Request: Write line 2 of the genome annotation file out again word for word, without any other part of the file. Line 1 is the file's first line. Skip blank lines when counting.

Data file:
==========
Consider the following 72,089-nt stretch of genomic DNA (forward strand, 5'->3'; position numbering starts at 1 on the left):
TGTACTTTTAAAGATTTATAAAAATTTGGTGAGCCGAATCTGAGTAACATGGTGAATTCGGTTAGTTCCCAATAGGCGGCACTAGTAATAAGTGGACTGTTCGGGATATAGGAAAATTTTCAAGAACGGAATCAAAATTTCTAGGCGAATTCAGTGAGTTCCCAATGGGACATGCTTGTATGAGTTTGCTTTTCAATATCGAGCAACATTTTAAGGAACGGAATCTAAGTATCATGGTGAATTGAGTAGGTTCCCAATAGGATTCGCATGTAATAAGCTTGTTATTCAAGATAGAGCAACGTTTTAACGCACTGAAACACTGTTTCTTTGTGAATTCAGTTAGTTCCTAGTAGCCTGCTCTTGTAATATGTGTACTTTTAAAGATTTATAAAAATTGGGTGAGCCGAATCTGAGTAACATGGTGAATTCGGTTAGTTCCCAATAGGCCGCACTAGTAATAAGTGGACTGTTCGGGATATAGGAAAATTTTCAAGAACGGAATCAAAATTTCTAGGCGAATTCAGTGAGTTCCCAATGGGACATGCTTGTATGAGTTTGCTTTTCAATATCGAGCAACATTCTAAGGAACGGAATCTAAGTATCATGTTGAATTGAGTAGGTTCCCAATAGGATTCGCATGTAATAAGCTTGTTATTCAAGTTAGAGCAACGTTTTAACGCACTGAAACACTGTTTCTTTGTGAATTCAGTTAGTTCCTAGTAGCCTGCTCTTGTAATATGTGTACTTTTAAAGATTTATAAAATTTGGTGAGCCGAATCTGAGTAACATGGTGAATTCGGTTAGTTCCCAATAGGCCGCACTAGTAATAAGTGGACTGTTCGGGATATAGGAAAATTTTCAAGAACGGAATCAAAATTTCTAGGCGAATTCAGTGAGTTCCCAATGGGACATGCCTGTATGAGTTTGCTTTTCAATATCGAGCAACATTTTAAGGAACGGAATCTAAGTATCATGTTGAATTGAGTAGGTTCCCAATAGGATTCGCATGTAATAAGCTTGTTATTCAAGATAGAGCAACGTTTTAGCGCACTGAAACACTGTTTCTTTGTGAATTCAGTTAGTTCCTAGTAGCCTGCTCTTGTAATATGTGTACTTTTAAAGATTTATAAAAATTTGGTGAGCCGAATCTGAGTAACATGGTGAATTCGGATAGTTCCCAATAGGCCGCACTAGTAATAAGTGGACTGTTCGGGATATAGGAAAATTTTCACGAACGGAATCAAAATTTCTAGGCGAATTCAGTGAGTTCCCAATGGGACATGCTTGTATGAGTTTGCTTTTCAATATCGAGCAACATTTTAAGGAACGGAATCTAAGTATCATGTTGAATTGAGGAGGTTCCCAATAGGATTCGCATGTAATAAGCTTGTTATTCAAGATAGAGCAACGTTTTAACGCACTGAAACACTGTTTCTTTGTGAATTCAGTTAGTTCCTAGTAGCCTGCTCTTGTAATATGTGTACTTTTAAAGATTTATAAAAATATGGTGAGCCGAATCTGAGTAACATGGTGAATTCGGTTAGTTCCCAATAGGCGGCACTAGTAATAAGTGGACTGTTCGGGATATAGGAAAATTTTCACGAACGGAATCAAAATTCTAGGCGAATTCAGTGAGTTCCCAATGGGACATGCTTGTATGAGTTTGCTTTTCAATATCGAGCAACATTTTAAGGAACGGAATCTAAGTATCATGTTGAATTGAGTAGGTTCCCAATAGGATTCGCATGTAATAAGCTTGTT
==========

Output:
TGTACTTTTAAAGATTTATAAAAATTTGGTGAGCCGAATCTGAGTAACATGGTGAATTCGGTTAGTTCCCAATAGGCGGCACTAGTAATAAGTGGACTGTTCGGGATATAGGAAAATTTTCAAGAACGGAATCAAAATTTCTAGGCGAATTCAGTGAGTTCCCAATGGGACATGCTTGTATGAGTTTGCTTTTCAATATCGAGCAACATTTTAAGGAACGGAATCTAAGTATCATGGTGAATTGAGTAGGTTCCCAATAGGATTCGCATGTAATAAGCTTGTTATTCAAGATAGAGCAACGTTTTAACGCACTGAAACACTGTTTCTTTGTGAATTCAGTTAGTTCCTAGTAGCCTGCTCTTGTAATATGTGTACTTTTAAAGATTTATAAAAATTGGGTGAGCCGAATCTGAGTAACATGGTGAATTCGGTTAGTTCCCAATAGGCCGCACTAGTAATAAGTGGACTGTTCGGGATATAGGAAAATTTTCAAGAACGGAATCAAAATTTCTAGGCGAATTCAGTGAGTTCCCAATGGGACATGCTTGTATGAGTTTGCTTTTCAATATCGAGCAACATTCTAAGGAACGGAATCTAAGTATCATGTTGAATTGAGTAGGTTCCCAATAGGATTCGCATGTAATAAGCTTGTTATTCAAGTTAGAGCAACGTTTTAACGCACTGAAACACTGTTTCTTTGTGAATTCAGTTAGTTCCTAGTAGCCTGCTCTTGTAATATGTGTACTTTTAAAGATTTATAAAATTTGGTGAGCCGAATCTGAGTAACATGGTGAATTCGGTTAGTTCCCAATAGGCCGCACTAGTAATAAGTGGACTGTTCGGGATATAGGAAAATTTTCAAGAACGGAATCAAAATTTCTAGGCGAATTCAGTGAGTTCCCAATGGGACATGCCTGTATGAGTTTGCTTTTCAATATCGAGCAACATTTTAAGGAACGGAATCTAAGTATCATGTTGAATTGAGTAGGTTCCCAATAGGATTCGCATGTAATAAGCTTGTTATTCAAGATAGAGCAACGTTTTAGCGCACTGAAACACTGTTTCTTTGTGAATTCAGTTAGTTCCTAGTAGCCTGCTCTTGTAATATGTGTACTTTTAAAGATTTATAAAAATTTGGTGAGCCGAATCTGAGTAACATGGTGAATTCGGATAGTTCCCAATAGGCCGCACTAGTAATAAGTGGACTGTTCGGGATATAGGAAAATTTTCACGAACGGAATCAAAATTTCTAGGCGAATTCAGTGAGTTCCCAATGGGACATGCTTGTATGAGTTTGCTTTTCAATATCGAGCAACATTTTAAGGAACGGAATCTAAGTATCATGTTGAATTGAGGAGGTTCCCAATAGGATTCGCATGTAATAAGCTTGTTATTCAAGATAGAGCAACGTTTTAACGCACTGAAACACTGTTTCTTTGTGAATTCAGTTAGTTCCTAGTAGCCTGCTCTTGTAATATGTGTACTTTTAAAGATTTATAAAAATATGGTGAGCCGAATCTGAGTAACATGGTGAATTCGGTTAGTTCCCAATAGGCGGCACTAGTAATAAGTGGACTGTTCGGGATATAGGAAAATTTTCACGAACGGAATCAAAATTCTAGGCGAATTCAGTGAGTTCCCAATGGGACATGCTTGTATGAGTTTGCTTTTCAATATCGAGCAACATTTTAAGGAACGGAATCTAAGTATCATGTTGAATTGAGTAGGTTCCCAATAGGATTCGCATGTAATAAGCTTGTT